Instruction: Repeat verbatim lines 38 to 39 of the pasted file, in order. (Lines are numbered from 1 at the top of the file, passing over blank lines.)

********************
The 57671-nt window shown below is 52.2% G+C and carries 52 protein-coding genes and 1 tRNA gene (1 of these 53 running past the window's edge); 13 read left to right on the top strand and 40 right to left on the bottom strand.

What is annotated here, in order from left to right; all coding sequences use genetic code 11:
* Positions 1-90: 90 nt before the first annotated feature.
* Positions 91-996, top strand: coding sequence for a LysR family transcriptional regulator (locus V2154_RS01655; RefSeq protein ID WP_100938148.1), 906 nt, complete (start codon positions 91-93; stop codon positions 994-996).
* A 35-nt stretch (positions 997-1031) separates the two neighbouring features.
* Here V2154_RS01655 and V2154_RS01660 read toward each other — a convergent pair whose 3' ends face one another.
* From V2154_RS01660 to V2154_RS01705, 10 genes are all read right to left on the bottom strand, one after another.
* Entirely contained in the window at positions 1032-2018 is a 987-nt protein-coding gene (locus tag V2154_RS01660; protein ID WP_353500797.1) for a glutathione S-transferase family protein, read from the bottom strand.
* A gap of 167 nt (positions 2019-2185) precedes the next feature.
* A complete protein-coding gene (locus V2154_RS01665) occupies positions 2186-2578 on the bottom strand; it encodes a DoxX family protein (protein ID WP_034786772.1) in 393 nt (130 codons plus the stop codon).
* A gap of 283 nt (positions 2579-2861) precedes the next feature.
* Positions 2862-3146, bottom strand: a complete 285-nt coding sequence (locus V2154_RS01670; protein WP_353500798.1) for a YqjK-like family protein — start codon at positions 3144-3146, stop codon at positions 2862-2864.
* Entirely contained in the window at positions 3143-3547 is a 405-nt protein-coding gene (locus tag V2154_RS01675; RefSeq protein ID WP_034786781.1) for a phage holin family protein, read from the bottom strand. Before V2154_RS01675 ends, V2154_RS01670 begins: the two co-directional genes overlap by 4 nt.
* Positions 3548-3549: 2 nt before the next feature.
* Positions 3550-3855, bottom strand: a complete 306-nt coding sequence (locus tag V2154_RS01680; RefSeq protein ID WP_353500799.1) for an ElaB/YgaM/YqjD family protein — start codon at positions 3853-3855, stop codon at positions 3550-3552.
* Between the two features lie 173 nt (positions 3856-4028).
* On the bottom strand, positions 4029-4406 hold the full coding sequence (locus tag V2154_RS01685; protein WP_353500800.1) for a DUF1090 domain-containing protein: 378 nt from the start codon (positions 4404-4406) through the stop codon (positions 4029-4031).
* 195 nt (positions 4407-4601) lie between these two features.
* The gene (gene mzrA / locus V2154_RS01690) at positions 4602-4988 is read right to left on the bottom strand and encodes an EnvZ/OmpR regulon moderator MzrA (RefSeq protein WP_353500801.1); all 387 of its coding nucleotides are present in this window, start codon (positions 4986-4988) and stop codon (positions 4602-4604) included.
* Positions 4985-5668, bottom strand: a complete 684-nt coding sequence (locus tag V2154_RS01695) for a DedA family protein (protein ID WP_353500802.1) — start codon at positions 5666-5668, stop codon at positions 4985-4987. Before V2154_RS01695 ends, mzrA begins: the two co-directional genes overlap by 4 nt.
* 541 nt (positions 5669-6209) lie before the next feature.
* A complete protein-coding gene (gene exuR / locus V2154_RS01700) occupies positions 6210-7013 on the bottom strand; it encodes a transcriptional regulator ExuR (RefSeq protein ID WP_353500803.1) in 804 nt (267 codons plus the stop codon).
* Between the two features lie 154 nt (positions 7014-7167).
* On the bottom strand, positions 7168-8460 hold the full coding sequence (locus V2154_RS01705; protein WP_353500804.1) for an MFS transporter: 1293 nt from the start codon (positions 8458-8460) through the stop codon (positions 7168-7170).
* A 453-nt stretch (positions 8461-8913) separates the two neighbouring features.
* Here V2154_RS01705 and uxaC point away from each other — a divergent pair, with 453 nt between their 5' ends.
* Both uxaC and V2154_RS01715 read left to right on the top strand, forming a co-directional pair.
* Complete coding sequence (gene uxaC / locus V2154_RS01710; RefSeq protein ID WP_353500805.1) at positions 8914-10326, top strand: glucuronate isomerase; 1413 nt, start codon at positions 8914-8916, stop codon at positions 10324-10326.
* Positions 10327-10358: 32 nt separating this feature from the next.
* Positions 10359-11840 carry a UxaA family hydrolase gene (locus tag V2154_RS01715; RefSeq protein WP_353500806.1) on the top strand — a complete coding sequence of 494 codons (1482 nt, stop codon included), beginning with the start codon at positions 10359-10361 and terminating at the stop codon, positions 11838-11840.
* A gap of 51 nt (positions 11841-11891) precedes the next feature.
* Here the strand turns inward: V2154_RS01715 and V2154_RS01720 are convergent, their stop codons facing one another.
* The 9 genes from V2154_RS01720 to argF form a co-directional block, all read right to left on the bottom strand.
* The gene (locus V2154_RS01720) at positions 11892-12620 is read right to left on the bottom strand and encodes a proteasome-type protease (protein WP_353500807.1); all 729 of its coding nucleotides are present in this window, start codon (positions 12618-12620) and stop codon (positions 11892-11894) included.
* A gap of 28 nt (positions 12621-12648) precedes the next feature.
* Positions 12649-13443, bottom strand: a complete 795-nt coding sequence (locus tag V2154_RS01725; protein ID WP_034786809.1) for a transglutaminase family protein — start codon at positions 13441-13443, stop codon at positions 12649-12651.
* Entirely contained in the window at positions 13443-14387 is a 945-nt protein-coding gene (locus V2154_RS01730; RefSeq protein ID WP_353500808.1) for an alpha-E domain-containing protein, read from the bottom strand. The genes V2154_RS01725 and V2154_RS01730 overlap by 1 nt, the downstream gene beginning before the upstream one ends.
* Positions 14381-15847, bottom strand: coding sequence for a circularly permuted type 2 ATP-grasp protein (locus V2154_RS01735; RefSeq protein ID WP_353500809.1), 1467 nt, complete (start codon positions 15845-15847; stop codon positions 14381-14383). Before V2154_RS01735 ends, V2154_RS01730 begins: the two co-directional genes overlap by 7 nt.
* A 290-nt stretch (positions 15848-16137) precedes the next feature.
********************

* Positions 14381-15847, bottom strand: coding sequence for a circularly permuted type 2 ATP-grasp protein (locus V2154_RS01735; RefSeq protein ID WP_353500809.1), 1467 nt, complete (start codon positions 15845-15847; stop codon positions 14381-14383). Before V2154_RS01735 ends, V2154_RS01730 begins: the two co-directional genes overlap by 7 nt.
* A 290-nt stretch (positions 15848-16137) precedes the next feature.